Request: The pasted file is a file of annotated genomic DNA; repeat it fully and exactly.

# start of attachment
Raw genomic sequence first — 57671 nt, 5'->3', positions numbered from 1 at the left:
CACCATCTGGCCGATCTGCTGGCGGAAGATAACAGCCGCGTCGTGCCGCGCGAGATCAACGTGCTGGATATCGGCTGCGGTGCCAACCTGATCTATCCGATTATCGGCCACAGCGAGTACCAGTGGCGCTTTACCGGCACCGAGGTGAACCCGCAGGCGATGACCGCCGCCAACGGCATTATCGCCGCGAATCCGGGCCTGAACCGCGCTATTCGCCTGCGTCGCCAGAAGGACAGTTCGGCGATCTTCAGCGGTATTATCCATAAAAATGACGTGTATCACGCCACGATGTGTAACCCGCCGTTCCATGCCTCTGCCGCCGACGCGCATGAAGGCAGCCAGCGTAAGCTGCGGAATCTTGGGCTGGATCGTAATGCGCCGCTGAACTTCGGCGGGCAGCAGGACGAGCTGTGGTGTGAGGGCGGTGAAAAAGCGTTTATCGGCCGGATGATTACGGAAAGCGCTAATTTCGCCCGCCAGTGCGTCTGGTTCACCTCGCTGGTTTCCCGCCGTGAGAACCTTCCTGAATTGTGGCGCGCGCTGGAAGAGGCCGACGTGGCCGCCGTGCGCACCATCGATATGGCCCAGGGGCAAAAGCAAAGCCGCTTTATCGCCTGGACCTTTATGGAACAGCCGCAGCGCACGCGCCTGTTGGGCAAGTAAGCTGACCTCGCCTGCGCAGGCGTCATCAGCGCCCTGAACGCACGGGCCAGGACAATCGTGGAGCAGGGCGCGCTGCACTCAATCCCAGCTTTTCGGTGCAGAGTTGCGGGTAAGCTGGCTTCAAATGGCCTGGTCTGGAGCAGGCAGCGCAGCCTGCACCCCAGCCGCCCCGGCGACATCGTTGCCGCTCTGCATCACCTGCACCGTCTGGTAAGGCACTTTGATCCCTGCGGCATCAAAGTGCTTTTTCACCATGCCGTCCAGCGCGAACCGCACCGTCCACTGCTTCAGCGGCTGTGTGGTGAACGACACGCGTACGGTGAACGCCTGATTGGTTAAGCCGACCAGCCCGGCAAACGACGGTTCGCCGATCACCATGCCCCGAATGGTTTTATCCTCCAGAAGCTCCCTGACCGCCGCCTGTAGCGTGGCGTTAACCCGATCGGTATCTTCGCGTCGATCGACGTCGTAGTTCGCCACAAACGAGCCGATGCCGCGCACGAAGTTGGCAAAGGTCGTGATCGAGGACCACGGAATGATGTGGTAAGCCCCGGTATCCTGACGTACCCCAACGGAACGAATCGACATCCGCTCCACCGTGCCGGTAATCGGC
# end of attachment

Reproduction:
Raw genomic sequence first — 57671 nt, 5'->3', positions numbered from 1 at the left:
CACCATCTGGCCGATCTGCTGGCGGAAGATAACAGCCGCGTCGTGCCGCGCGAGATCAACGTGCTGGATATCGGCTGCGGTGCCAACCTGATCTATCCGATTATCGGCCACAGCGAGTACCAGTGGCGCTTTACCGGCACCGAGGTGAACCCGCAGGCGATGACCGCCGCCAACGGCATTATCGCCGCGAATCCGGGCCTGAACCGCGCTATTCGCCTGCGTCGCCAGAAGGACAGTTCGGCGATCTTCAGCGGTATTATCCATAAAAATGACGTGTATCACGCCACGATGTGTAACCCGCCGTTCCATGCCTCTGCCGCCGACGCGCATGAAGGCAGCCAGCGTAAGCTGCGGAATCTTGGGCTGGATCGTAATGCGCCGCTGAACTTCGGCGGGCAGCAGGACGAGCTGTGGTGTGAGGGCGGTGAAAAAGCGTTTATCGGCCGGATGATTACGGAAAGCGCTAATTTCGCCCGCCAGTGCGTCTGGTTCACCTCGCTGGTTTCCCGCCGTGAGAACCTTCCTGAATTGTGGCGCGCGCTGGAAGAGGCCGACGTGGCCGCCGTGCGCACCATCGATATGGCCCAGGGGCAAAAGCAAAGCCGCTTTATCGCCTGGACCTTTATGGAACAGCCGCAGCGCACGCGCCTGTTGGGCAAGTAAGCTGACCTCGCCTGCGCAGGCGTCATCAGCGCCCTGAACGCACGGGCCAGGACAATCGTGGAGCAGGGCGCGCTGCACTCAATCCCAGCTTTTCGGTGCAGAGTTGCGGGTAAGCTGGCTTCAAATGGCCTGGTCTGGAGCAGGCAGCGCAGCCTGCACCCCAGCCGCCCCGGCGACATCGTTGCCGCTCTGCATCACCTGCACCGTCTGGTAAGGCACTTTGATCCCTGCGGCATCAAAGTGCTTTTTCACCATGCCGTCCAGCGCGAACCGCACCGTCCACTGCTTCAGCGGCTGTGTGGTGAACGACACGCGTACGGTGAACGCCTGATTGGTTAAGCCGACCAGCCCGGCAAACGACGGTTCGCCGATCACCATGCCCCGAATGGTTTTATCCTCCAGAAGCTCCCTGACCGCCGCCTGTAGCGTGGCGTTAACCCGATCGGTATCTTCGCGTCGATCGACGTCGTAGTTCGCCACAAACGAGCCGATGCCGCGCACGAAGTTGGCAAAGGTCGTGATCGAGGACCACGGAATGATGTGGTAAGCCCCGGTATCCTGACGTACCCCAACGGAACGAATCGACATCCGCTCCACCGTGCCGGTAATCGGC